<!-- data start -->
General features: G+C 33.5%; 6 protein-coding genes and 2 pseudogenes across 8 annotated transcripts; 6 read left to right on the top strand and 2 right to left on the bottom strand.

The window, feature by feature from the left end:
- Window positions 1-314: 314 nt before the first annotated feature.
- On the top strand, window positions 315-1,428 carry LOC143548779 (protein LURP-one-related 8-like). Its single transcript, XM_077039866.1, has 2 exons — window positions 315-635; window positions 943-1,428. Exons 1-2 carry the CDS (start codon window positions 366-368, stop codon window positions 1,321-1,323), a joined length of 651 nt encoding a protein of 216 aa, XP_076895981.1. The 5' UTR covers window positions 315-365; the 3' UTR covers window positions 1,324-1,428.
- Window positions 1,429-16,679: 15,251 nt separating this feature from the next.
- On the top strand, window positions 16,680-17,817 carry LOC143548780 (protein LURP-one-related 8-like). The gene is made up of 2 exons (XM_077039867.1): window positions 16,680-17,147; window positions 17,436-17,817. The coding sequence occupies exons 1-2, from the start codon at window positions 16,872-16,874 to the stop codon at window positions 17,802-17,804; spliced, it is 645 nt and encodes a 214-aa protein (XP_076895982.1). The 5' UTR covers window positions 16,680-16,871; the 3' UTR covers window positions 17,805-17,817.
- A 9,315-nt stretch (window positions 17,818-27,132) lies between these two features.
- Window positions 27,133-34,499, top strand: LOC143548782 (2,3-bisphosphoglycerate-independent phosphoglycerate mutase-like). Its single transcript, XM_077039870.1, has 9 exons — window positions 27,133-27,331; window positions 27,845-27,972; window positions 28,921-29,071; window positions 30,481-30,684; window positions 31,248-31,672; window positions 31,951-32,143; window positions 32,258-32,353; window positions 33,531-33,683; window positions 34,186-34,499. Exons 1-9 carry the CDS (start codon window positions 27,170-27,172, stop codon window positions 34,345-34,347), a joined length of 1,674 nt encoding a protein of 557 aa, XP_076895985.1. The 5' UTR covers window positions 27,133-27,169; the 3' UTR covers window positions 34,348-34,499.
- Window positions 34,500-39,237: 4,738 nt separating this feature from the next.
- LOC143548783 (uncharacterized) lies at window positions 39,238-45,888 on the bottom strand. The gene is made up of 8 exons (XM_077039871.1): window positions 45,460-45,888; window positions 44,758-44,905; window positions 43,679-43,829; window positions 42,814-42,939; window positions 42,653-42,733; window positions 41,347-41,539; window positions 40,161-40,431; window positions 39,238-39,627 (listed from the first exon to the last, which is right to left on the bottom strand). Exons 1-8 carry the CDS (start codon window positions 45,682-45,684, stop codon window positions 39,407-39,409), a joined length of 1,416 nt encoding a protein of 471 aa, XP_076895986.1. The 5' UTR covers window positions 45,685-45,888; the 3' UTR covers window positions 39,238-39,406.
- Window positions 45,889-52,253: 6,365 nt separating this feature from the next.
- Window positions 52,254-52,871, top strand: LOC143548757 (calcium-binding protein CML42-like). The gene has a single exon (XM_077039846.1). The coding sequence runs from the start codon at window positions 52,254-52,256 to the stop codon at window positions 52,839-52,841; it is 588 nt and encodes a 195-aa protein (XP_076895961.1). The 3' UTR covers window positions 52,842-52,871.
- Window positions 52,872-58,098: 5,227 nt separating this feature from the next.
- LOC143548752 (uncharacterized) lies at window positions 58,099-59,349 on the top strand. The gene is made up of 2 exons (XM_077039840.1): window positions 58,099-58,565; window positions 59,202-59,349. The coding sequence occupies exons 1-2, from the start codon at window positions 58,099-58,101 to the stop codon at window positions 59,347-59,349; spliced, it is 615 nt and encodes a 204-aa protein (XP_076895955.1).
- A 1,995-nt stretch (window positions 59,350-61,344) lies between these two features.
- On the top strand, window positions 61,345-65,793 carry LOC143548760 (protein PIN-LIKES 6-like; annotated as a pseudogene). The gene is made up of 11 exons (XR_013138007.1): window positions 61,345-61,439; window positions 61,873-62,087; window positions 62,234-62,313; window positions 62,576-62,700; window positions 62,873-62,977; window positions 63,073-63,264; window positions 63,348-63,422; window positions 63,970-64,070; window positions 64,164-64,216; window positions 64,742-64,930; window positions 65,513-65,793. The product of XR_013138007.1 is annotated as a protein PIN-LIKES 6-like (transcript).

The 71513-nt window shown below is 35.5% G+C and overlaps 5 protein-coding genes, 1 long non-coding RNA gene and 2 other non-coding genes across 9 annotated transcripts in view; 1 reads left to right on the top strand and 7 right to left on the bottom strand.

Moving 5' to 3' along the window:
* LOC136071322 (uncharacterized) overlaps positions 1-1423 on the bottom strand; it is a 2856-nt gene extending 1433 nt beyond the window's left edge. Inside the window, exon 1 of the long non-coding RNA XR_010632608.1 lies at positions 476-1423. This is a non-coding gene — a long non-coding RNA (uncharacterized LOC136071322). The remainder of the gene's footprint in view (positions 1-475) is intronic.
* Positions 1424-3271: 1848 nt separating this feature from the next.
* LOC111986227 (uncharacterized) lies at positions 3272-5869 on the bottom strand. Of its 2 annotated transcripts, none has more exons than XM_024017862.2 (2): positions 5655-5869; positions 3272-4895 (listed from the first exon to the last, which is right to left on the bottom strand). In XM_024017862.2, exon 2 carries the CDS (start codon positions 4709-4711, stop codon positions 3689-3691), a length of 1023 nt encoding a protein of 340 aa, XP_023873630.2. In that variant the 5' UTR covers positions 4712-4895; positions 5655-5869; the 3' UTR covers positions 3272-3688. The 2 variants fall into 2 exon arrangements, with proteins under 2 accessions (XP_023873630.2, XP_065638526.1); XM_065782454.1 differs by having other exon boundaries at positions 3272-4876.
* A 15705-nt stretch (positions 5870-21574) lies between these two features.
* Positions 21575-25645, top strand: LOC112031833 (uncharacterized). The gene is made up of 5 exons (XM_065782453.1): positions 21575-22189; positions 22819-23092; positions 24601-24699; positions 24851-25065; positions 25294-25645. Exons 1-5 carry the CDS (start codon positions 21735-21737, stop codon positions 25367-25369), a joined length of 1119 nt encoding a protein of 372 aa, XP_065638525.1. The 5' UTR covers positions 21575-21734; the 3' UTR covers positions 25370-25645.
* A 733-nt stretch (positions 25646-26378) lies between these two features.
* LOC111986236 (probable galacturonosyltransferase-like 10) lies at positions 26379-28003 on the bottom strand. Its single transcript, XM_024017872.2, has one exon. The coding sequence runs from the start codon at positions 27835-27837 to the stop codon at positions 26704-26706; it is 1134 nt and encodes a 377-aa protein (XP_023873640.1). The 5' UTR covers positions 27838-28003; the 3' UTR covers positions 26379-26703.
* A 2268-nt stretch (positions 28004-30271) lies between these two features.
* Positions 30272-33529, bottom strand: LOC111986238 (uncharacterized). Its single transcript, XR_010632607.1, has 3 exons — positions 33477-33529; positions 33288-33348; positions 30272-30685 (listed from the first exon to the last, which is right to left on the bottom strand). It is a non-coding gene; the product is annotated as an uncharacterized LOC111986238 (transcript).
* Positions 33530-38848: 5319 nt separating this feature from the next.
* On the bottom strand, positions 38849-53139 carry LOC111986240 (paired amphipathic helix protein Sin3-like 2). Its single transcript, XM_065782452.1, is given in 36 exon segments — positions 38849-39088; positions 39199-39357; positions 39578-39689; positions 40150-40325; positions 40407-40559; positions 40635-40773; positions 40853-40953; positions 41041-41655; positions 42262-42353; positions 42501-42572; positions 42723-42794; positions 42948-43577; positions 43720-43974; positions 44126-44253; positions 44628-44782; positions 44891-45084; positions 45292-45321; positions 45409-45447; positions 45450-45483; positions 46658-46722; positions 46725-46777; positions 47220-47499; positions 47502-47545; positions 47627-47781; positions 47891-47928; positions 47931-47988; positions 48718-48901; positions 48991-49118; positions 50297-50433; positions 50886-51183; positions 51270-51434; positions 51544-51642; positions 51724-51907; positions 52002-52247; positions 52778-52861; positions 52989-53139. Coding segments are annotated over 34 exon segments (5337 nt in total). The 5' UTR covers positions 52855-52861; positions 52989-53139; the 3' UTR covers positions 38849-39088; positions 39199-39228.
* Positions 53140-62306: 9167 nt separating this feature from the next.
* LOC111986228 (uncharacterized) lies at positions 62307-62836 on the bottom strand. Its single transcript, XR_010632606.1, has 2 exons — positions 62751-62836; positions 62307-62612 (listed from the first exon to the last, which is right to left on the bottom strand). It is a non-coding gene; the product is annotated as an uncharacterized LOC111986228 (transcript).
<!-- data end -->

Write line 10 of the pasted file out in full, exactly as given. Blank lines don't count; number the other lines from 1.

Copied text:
- LOC143548783 (uncharacterized) lies at window positions 39,238-45,888 on the bottom strand. The gene is made up of 8 exons (XM_077039871.1): window positions 45,460-45,888; window positions 44,758-44,905; window positions 43,679-43,829; window positions 42,814-42,939; window positions 42,653-42,733; window positions 41,347-41,539; window positions 40,161-40,431; window positions 39,238-39,627 (listed from the first exon to the last, which is right to left on the bottom strand). Exons 1-8 carry the CDS (start codon window positions 45,682-45,684, stop codon window positions 39,407-39,409), a joined length of 1,416 nt encoding a protein of 471 aa, XP_076895986.1. The 5' UTR covers window positions 45,685-45,888; the 3' UTR covers window positions 39,238-39,406.